Interception of comets and asteroids on collision course with Earth
Abstract
I delineate the utility, performance, and range of applicability of rocket interceptors designed to disrupt (deflect or pulverize) comets or asteroids on collision course with earth. I discuss the relationship among several quantities of practical interest in the interception problem, the most important of which are: 1) the mass in orbit or initial mass of the interceptor, which will usually dominate the cost of the system, and 2) the blowoff fraction, the fraction of the assailant object's mass expelled to impart transverse momentum, which also provides a measure of the probability that the object will fracture. I calculate optimum interception strategies for both kineticenergy deflection and nuclearexplosive deflection, assuming a fairly general relationship between the energy deposited and the blowoff mass. In the nuclearexplosive case, I calculate the interceptor mass and cratering effect for detonations above and below the surface as well as directly on the surface of the assailant. Because different assailants could possess a wide range of densities and material properties, the principal value of this work is to show the relationships among the salient parameters.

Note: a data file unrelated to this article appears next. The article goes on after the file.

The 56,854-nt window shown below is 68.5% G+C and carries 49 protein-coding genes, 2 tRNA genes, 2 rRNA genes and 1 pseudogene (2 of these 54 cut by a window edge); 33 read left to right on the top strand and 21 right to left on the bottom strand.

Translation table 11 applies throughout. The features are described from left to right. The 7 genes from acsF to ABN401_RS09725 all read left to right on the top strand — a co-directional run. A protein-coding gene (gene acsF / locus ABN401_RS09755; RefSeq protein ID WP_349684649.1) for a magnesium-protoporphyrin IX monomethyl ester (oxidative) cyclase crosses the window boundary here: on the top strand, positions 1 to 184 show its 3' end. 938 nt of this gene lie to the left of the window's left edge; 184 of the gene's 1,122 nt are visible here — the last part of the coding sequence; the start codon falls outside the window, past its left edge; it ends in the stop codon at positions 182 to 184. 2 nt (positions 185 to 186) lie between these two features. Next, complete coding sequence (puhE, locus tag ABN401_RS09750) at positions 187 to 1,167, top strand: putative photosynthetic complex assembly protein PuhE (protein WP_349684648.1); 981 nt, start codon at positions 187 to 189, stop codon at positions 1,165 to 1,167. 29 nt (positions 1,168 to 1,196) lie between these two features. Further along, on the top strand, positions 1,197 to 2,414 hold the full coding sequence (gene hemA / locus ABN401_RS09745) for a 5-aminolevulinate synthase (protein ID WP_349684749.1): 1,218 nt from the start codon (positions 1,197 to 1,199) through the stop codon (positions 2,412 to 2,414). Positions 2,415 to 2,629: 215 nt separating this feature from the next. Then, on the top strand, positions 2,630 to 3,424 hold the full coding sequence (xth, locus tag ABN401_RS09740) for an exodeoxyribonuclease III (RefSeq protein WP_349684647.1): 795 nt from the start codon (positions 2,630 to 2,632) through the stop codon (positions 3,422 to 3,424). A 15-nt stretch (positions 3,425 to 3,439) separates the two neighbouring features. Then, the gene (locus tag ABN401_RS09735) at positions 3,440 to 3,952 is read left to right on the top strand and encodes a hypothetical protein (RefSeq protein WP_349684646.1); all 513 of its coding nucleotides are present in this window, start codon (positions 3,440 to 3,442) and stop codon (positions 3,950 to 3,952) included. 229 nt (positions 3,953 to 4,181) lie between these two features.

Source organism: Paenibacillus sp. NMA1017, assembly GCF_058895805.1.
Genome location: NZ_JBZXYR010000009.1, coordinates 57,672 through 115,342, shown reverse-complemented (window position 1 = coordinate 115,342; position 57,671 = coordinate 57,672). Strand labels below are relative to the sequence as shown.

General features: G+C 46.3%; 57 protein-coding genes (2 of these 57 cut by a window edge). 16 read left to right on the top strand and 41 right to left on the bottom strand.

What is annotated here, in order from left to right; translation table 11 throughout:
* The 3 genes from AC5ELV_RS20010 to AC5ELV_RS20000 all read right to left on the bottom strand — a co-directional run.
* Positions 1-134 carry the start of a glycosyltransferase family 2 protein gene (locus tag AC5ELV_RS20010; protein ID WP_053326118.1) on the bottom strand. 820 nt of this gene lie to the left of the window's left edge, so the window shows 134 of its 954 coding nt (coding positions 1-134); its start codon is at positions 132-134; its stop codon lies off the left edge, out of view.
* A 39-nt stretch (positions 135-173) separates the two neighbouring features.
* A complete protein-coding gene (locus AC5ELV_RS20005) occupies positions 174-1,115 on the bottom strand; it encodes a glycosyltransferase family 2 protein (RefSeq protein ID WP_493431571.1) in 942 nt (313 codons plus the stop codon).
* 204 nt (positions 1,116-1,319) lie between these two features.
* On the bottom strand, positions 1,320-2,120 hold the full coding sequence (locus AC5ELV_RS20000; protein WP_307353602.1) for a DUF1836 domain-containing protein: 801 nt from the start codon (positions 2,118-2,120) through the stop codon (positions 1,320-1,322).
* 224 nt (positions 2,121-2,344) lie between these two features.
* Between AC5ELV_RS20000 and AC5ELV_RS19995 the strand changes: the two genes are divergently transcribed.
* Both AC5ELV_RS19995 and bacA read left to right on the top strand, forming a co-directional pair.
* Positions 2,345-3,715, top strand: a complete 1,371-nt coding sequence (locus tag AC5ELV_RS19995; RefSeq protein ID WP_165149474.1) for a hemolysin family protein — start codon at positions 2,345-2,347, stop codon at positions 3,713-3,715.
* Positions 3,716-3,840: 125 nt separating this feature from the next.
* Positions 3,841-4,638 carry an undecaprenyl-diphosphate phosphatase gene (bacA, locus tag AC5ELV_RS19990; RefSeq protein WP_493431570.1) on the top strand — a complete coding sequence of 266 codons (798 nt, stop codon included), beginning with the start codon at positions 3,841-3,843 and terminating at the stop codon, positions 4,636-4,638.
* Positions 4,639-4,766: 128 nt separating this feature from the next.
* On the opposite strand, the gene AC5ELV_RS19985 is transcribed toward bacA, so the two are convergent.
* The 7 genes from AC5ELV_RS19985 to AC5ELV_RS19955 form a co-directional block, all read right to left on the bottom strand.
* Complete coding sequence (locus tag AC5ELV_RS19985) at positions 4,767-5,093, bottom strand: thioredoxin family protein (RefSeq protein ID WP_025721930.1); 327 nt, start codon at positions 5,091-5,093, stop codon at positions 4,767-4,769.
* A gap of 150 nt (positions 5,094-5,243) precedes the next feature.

Publication:

Journal of Spacecraft and Rockets
 Pub Date:
 April 1993
 DOI:
 10.2514/3.11531
 Bibcode:
 1993JSpRo..30..222S
 Keywords:

 Asteroids;
 Comets;
 Interception;
 Solar Orbits;
 Collision Parameters;
 Deflection;
 Nuclear Devices;
 Orbit Calculation;
 Rocket Engine Design;
 Spacecraft Trajectories;
 Terminal Ballistics;
 Astrodynamics